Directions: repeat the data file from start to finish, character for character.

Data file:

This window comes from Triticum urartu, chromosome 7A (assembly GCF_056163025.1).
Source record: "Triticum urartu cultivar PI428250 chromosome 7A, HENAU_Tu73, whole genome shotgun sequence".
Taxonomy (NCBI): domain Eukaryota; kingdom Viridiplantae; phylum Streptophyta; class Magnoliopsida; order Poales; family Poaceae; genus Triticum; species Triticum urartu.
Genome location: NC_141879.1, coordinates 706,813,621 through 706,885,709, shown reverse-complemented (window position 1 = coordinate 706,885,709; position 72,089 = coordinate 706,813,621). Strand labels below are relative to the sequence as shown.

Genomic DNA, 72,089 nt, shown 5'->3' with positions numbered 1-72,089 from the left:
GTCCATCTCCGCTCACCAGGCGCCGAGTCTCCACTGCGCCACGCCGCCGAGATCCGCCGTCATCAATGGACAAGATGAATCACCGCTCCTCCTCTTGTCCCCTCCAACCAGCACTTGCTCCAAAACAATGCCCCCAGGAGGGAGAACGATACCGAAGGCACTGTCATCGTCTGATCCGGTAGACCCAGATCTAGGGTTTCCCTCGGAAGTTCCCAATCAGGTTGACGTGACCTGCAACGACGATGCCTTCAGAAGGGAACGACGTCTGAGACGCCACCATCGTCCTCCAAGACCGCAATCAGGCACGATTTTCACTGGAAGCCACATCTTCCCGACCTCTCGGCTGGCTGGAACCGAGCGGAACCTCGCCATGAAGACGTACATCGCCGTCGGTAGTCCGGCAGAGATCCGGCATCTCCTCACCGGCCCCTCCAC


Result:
This window comes from Triticum urartu, chromosome 7A (assembly GCF_056163025.1).
Source record: "Triticum urartu cultivar PI428250 chromosome 7A, HENAU_Tu73, whole genome shotgun sequence".
Taxonomy (NCBI): domain Eukaryota; kingdom Viridiplantae; phylum Streptophyta; class Magnoliopsida; order Poales; family Poaceae; genus Triticum; species Triticum urartu.
Genome location: NC_141879.1, coordinates 706,813,621 through 706,885,709, shown reverse-complemented (window position 1 = coordinate 706,885,709; position 72,089 = coordinate 706,813,621). Strand labels below are relative to the sequence as shown.

Genomic DNA, 72,089 nt, shown 5'->3' with positions numbered 1-72,089 from the left:
GTCCATCTCCGCTCACCAGGCGCCGAGTCTCCACTGCGCCACGCCGCCGAGATCCGCCGTCATCAATGGACAAGATGAATCACCGCTCCTCCTCTTGTCCCCTCCAACCAGCACTTGCTCCAAAACAATGCCCCCAGGAGGGAGAACGATACCGAAGGCACTGTCATCGTCTGATCCGGTAGACCCAGATCTAGGGTTTCCCTCGGAAGTTCCCAATCAGGTTGACGTGACCTGCAACGACGATGCCTTCAGAAGGGAACGACGTCTGAGACGCCACCATCGTCCTCCAAGACCGCAATCAGGCACGATTTTCACTGGAAGCCACATCTTCCCGACCTCTCGGCTGGCTGGAACCGAGCGGAACCTCGCCATGAAGACGTACATCGCCGTCGGTAGTCCGGCAGAGATCCGGCATCTCCTCACCGGCCCCTCCAC